A variety of water features and bird feeders have been included in the design of the gardens to encourage birds to come visit. Birds assist in the pest management of the gardens, although some of them like to eat the berries, which O’Malley has four varieties. She nets the berry bushes to keep the birds out.
Mulching is a large part of the over all health and maintenance of her garden. Mulch is used in all the beds in a variety of forms. The neighbors’ grass clippings and leaves are used in the front yard while pine shavings and alfalfa pellets are used in the raised beds in the back. All of this organic matter helps with fertilization, water retention, and makes for happy worms. O’Malley uses all the green matter waste from her house and garden either by composting, chipping, and finally mulching. The design of their gardens and all of these practices are to aid in healthy biodynamics.
When I sat down with O’Malley and asked her where she had learned all of her gardening knowledge she replied that she had been gardening all her life… she learned to love gardening from her mother. And now she and Jonathan have taught their two children to love gardening. She told me that she and Jonathan had lived in Humboldt County prior to Healdsburg, where they lived “off the grid” in the Coast Range. It was there that they had to learn to live off the land. They grew all their own food. In addition, they installed a Swiss windmill, which generated all their electricity for their home. In moving back to Palo Alto, they were excited to recreate and adapt their earlier gardening experience to suburban living, utilizing their knowledge in architecture, edible gardening, plant propagation, and solar power.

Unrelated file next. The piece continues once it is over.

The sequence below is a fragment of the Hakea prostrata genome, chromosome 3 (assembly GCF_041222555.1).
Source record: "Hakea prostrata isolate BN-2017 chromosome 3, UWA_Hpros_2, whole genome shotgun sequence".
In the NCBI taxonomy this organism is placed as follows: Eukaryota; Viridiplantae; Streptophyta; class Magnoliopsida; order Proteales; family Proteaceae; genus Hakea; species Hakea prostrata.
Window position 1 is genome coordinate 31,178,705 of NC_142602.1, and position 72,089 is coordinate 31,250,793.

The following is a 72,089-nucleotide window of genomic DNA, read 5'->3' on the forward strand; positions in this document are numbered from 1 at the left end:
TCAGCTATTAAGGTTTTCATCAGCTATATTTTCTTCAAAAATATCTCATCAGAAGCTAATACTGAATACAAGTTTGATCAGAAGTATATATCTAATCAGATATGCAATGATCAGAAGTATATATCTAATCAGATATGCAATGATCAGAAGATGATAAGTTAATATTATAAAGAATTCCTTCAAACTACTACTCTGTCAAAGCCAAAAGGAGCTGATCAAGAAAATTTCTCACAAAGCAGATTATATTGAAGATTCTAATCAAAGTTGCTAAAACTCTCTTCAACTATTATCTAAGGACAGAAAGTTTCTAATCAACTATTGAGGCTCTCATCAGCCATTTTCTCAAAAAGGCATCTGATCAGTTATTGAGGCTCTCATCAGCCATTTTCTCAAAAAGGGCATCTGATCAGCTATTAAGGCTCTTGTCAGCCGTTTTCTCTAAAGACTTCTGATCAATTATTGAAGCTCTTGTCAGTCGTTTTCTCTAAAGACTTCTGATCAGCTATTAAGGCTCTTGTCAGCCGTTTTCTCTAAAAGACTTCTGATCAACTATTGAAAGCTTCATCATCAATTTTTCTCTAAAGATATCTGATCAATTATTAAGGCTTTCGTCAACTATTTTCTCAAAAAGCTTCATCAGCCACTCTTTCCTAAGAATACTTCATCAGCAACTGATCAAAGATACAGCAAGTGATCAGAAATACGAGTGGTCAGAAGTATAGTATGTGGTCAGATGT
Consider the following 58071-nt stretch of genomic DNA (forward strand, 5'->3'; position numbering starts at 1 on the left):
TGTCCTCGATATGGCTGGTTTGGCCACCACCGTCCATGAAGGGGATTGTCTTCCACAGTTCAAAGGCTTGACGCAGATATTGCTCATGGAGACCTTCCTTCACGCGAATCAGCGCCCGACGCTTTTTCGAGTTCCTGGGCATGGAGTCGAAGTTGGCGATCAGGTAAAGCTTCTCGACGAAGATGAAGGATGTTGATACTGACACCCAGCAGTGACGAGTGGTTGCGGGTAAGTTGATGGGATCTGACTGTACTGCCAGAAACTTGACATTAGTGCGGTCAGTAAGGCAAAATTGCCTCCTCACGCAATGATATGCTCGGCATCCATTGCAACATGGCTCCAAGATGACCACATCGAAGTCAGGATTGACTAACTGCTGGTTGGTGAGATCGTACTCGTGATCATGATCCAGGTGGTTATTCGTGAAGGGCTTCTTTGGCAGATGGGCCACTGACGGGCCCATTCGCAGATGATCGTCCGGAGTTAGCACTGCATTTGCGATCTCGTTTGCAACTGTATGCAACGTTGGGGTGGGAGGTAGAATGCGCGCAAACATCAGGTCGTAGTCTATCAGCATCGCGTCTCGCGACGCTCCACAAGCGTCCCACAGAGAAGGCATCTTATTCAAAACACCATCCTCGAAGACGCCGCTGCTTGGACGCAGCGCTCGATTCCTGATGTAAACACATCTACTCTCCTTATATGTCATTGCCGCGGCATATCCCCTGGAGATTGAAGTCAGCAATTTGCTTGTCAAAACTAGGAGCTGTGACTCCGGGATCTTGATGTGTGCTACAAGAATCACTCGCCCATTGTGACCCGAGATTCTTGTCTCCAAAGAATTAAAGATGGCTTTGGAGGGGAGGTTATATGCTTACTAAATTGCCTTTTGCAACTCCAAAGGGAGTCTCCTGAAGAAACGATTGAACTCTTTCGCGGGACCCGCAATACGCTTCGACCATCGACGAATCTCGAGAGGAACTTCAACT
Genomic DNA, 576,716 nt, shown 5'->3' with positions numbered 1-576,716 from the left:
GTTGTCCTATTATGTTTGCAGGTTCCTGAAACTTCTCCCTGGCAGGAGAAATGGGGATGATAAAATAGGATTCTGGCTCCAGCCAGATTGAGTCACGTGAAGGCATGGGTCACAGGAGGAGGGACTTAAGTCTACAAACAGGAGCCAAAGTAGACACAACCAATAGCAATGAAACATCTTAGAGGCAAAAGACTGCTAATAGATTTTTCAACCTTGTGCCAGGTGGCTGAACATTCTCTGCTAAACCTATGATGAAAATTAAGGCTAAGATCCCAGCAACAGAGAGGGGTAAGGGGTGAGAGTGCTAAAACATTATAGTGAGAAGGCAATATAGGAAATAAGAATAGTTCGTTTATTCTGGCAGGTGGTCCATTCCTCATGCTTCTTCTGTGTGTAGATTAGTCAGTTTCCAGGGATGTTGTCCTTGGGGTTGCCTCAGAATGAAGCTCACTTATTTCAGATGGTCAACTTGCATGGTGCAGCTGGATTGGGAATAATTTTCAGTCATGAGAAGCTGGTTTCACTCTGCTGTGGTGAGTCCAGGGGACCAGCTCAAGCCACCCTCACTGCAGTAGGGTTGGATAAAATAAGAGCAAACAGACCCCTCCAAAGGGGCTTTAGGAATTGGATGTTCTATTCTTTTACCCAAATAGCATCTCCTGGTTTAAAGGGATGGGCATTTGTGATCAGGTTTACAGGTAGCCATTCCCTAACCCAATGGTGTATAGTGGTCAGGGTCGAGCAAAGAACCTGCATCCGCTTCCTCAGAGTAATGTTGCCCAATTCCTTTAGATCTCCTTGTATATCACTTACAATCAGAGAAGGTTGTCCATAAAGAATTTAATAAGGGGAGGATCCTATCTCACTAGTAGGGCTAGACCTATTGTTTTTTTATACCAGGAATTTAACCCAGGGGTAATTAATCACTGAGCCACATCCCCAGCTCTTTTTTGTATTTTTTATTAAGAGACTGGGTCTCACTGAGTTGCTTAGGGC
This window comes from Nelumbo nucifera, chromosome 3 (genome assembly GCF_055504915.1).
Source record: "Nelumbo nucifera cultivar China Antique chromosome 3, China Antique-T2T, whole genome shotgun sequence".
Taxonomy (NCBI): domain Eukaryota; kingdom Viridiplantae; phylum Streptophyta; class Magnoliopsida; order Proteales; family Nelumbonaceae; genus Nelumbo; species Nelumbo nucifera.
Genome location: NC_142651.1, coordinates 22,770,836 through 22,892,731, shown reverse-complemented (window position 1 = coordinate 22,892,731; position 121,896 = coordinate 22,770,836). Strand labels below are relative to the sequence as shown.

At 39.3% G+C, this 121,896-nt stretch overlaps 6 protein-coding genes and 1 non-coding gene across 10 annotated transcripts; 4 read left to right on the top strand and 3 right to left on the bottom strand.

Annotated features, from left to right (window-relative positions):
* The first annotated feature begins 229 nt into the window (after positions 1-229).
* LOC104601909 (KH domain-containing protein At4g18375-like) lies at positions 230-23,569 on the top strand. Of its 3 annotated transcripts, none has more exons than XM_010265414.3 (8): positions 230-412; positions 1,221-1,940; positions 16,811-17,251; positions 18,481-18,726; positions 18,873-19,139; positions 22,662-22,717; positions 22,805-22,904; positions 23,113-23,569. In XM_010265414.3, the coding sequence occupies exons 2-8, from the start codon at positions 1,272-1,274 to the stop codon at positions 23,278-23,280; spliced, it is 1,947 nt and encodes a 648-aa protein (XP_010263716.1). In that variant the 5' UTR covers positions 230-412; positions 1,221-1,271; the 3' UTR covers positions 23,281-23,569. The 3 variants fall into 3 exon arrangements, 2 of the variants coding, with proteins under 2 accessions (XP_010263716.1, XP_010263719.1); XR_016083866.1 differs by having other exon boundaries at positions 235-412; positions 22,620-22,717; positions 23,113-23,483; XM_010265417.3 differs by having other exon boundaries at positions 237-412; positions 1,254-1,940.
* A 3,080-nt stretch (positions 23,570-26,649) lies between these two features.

Jonathan has been an architect for over 40 years specializing in sustainable architecture for both residential and commercial buildings. Jonathan is a pioneer in the solar design of buildings and products. Their garden in Palo Alto is an extension of what he advocates in his work.
What struck me on my two visits to this garden was the level of thought and detail given to each and every aspect of this space. Every detail of this garden is treated with great attention to functionality and artistic interpretation, which in the finished work, exudes the knowledge, craftsmanship, and love that had been poured into the garden’s creation. The Stoumens are true visionaries. They have created an environment that is uniquely their own, all the while demonstrating to us that home gardening biodynamics is truly in all of our grasps…all the while valuing and embracing art!
Jonathan Stoumen, Architect
Residential and Commercial
O’Malley’s chickens have their own website. It started when O’Malley would send chicken pictures to her daughter at work for fun. She said, “Keep them coming mom, as they always make me laugh.” O’Malley started adding captions on them like the chickens were at work. Pretty soon many people were requesting her daily chicken emails. O’Malley decided to start a website where she can post her “chickens at work” photos. That was in 2010…her site is now viewed worldwide. It is subscription based and now viewers submit their chicken photos to her via the site and she has a weekly caption contest.